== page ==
New Delhi: According to a recently launched global map of dietary calcium intake, Indian adults consume only half the amount of calcium required for healthy bones. Launched by the International Osteoporosis Foundation, it indicates that the average calcium intake is only 429 mg per day against the requirement of 800 to 1000 mg per day.
There is a need to create awareness about the effects of not taking in enough dietary calcium. Calcium is a major component of bones, accounting for about 30% to 35% of the mass and strength. Low calcium intake has been linked to lower bone-mineral density, which increases the risk of osteoporosis and broken bones.
Dr KK Aggarwal, President of an NGO called Heart Care Foundation of India said, “The calcium intake of a person varies at each stage of life. The requirements are especially high in the teenage years due to the rapid growth of the skeleton, and at older age, when the body’s ability to absorb calcium declines. In older adults, there is bone loss at the rate of about 1% per year, resulting in calcium loss of approximately 15 g per year.”
“Bones are empty and in a typically adult male, the whole skeleton weighs less than 3 kg. Everyone builds bone up to the age of 30, and then, the process of bone resorption begins. It is, therefore, important for children to build strong bones so that they are not susceptible to fractures when they grow old,” he said.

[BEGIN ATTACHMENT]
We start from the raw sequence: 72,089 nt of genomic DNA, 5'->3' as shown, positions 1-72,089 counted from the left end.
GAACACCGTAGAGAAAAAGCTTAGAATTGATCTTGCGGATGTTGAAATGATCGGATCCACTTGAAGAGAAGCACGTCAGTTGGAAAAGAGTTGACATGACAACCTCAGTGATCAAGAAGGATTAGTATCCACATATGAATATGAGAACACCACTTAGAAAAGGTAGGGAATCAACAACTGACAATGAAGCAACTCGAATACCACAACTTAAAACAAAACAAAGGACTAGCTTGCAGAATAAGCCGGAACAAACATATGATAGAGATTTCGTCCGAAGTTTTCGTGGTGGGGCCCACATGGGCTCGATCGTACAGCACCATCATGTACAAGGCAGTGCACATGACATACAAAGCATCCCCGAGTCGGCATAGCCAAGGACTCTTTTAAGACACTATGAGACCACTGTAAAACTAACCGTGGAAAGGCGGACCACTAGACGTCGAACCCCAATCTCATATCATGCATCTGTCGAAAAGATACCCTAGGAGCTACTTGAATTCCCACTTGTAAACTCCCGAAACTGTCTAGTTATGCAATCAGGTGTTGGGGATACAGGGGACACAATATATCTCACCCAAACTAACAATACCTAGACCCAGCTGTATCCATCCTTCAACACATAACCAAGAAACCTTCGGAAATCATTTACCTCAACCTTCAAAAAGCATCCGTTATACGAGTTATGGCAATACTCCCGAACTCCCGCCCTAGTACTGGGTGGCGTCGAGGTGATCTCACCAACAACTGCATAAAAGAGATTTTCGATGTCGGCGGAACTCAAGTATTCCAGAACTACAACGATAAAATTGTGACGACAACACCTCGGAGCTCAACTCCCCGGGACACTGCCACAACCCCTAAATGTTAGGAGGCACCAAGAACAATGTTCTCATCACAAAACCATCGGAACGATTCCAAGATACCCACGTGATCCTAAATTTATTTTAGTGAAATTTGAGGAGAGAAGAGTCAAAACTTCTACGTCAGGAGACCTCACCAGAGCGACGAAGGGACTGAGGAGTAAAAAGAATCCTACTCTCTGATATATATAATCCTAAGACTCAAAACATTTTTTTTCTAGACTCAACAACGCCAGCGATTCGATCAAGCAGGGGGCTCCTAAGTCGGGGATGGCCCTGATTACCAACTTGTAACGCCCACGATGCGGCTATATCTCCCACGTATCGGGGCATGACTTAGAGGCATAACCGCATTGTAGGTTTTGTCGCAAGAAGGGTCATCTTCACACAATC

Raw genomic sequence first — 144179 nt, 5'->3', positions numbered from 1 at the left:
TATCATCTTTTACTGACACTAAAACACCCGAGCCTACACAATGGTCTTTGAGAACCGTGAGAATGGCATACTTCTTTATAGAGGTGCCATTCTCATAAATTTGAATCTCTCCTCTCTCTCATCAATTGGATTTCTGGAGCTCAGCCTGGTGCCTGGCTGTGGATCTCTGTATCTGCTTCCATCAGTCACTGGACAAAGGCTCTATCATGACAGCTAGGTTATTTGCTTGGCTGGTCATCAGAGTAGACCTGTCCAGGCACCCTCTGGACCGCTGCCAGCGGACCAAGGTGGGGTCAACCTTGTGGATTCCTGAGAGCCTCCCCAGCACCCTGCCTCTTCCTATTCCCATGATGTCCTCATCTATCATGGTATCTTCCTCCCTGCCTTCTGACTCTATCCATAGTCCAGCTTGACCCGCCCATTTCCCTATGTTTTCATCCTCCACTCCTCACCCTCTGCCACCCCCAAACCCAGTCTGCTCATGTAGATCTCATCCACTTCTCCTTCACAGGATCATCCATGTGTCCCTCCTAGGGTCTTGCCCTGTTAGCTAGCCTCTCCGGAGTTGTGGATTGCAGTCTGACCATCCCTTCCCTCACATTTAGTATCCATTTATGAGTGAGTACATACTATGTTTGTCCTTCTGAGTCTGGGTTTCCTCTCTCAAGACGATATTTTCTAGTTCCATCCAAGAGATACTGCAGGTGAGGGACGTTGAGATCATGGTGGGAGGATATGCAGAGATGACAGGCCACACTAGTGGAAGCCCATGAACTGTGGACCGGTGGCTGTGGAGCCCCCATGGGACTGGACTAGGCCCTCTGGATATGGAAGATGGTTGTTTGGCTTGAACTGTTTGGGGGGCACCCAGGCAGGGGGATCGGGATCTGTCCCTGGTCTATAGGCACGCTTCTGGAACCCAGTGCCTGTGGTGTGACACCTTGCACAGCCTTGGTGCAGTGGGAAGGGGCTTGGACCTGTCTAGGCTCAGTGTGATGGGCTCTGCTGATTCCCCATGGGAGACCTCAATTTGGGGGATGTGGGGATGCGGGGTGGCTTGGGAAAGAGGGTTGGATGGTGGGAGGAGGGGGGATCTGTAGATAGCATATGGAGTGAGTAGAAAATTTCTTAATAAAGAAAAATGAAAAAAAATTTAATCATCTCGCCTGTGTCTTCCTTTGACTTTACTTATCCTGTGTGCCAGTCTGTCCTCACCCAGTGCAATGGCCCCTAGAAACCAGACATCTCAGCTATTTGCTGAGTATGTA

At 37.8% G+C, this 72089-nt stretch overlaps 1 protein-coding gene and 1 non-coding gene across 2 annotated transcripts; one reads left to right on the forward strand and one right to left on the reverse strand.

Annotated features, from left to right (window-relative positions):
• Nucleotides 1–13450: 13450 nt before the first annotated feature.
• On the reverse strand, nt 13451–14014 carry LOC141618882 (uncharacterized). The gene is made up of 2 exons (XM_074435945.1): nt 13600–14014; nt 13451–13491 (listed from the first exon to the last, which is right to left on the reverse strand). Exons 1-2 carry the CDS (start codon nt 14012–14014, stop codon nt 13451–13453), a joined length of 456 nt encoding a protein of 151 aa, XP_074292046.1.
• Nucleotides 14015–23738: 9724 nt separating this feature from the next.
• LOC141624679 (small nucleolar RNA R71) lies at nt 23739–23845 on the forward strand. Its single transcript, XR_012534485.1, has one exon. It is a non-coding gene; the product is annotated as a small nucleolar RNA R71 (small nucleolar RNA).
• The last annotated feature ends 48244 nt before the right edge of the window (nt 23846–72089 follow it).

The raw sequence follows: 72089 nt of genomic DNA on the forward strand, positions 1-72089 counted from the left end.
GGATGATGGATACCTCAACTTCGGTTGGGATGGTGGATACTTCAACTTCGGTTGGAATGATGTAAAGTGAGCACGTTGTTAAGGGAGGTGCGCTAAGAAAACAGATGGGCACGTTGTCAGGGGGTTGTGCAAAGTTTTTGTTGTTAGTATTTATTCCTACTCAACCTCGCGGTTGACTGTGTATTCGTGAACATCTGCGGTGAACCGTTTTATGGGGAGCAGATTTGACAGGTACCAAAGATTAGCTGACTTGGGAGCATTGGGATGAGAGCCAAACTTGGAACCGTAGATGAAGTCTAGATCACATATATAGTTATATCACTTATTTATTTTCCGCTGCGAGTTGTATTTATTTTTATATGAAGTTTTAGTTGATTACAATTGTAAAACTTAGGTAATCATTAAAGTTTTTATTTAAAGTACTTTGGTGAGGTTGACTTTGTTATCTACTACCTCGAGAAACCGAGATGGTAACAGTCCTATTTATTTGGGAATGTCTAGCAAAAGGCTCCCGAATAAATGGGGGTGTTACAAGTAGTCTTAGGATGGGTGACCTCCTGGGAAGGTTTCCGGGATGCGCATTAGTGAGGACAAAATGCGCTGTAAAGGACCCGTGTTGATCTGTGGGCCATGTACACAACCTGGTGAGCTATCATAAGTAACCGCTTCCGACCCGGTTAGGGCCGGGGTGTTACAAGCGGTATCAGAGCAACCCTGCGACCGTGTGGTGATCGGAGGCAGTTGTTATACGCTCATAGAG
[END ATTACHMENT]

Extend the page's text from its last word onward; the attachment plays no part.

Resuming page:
The most widely available calcium supplements are calcium carbonate and calcium citrate. Calcium carbonate is cheapest. Calcium carbonate absorption is better when taken with meals; in comparison, calcium citrate is well absorbed in the fasting state. Calcium carbonate is also poorly absorbed in patients taking proton pump inhibitors (PPIs) or H2 blockers. One usually recommends calcium citrate as a first-line calcium supplement in these patients.
Adding further, Dr Aggarwal said, “Adequate calcium intake comes from milk, curd and paneer. Ideally one should take a glass of milk in the morning and a glass of milk in the evening and curd and paneer in the afternoon for adequate calcium intake. Calcium is also present in pulses such as Black gram – urad daal and sesame seeds. Calcium is also present in chuna taken with paan but it may not be a completely absorbable form of calcium.”
Some more tips from HCFI
- It is important to get enough Vitamin D as it helps in the absorption of calcium.
- Some sources of this vitamin include milk, fortified orange juice, mushrooms, and egg yolk.
- Get enough physical activity for about 30 minutes each day. There are exercises that can help increase bone strength and improve balance and coordination.
- Limit the intake of caffeine as this can decrease the absorption of calcium
- If you smoke or drink, it is a good idea to quit both these habits.